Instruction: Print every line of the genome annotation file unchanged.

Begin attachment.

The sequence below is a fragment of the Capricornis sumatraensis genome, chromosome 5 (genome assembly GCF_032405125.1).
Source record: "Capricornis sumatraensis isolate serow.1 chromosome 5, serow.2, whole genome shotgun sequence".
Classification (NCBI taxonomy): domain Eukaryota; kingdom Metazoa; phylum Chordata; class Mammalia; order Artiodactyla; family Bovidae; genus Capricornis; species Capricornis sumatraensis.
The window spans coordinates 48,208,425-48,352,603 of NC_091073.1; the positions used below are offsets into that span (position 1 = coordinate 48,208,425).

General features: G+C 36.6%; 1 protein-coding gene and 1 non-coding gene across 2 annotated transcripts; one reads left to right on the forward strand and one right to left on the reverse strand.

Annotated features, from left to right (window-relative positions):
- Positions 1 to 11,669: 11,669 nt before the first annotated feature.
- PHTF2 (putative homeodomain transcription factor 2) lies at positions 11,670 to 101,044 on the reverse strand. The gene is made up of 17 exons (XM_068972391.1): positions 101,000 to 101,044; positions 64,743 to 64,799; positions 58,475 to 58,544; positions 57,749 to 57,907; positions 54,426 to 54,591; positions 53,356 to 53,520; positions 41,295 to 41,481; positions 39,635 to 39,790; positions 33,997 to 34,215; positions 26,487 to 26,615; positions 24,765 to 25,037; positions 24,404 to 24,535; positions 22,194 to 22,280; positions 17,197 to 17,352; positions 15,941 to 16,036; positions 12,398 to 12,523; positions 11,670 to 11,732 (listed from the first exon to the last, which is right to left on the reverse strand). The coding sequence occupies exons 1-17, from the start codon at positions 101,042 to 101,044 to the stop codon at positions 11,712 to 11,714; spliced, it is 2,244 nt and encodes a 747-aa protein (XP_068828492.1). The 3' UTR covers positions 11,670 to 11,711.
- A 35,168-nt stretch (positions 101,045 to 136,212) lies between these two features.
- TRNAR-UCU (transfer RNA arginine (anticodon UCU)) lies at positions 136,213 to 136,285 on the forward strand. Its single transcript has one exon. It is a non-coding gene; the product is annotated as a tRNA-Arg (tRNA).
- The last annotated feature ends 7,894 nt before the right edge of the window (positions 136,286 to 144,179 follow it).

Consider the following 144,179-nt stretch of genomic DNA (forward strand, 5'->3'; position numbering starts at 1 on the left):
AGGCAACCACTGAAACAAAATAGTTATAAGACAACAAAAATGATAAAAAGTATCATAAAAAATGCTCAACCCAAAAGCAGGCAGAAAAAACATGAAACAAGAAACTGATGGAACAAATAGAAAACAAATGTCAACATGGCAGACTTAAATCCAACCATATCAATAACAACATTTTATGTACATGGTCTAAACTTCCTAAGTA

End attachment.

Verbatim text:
The sequence below is a fragment of the Capricornis sumatraensis genome, chromosome 5 (genome assembly GCF_032405125.1).
Source record: "Capricornis sumatraensis isolate serow.1 chromosome 5, serow.2, whole genome shotgun sequence".
Classification (NCBI taxonomy): domain Eukaryota; kingdom Metazoa; phylum Chordata; class Mammalia; order Artiodactyla; family Bovidae; genus Capricornis; species Capricornis sumatraensis.
The window spans coordinates 48,208,425-48,352,603 of NC_091073.1; the positions used below are offsets into that span (position 1 = coordinate 48,208,425).

General features: G+C 36.6%; 1 protein-coding gene and 1 non-coding gene across 2 annotated transcripts; one reads left to right on the forward strand and one right to left on the reverse strand.

Annotated features, from left to right (window-relative positions):
- Positions 1 to 11,669: 11,669 nt before the first annotated feature.
- PHTF2 (putative homeodomain transcription factor 2) lies at positions 11,670 to 101,044 on the reverse strand. The gene is made up of 17 exons (XM_068972391.1): positions 101,000 to 101,044; positions 64,743 to 64,799; positions 58,475 to 58,544; positions 57,749 to 57,907; positions 54,426 to 54,591; positions 53,356 to 53,520; positions 41,295 to 41,481; positions 39,635 to 39,790; positions 33,997 to 34,215; positions 26,487 to 26,615; positions 24,765 to 25,037; positions 24,404 to 24,535; positions 22,194 to 22,280; positions 17,197 to 17,352; positions 15,941 to 16,036; positions 12,398 to 12,523; positions 11,670 to 11,732 (listed from the first exon to the last, which is right to left on the reverse strand). The coding sequence occupies exons 1-17, from the start codon at positions 101,042 to 101,044 to the stop codon at positions 11,712 to 11,714; spliced, it is 2,244 nt and encodes a 747-aa protein (XP_068828492.1). The 3' UTR covers positions 11,670 to 11,711.
- A 35,168-nt stretch (positions 101,045 to 136,212) lies between these two features.
- TRNAR-UCU (transfer RNA arginine (anticodon UCU)) lies at positions 136,213 to 136,285 on the forward strand. Its single transcript has one exon. It is a non-coding gene; the product is annotated as a tRNA-Arg (tRNA).
- The last annotated feature ends 7,894 nt before the right edge of the window (positions 136,286 to 144,179 follow it).

Consider the following 144,179-nt stretch of genomic DNA (forward strand, 5'->3'; position numbering starts at 1 on the left):
AGGCAACCACTGAAACAAAATAGTTATAAGACAACAAAAATGATAAAAAGTATCATAAAAAATGCTCAACCCAAAAGCAGGCAGAAAAAACATGAAACAAGAAACTGATGGAACAAATAGAAAACAAATGTCAACATGGCAGACTTAAATCCAACCATATCAATAACAACATTTTATGTACATGGTCTAAACTTCCTAAGTA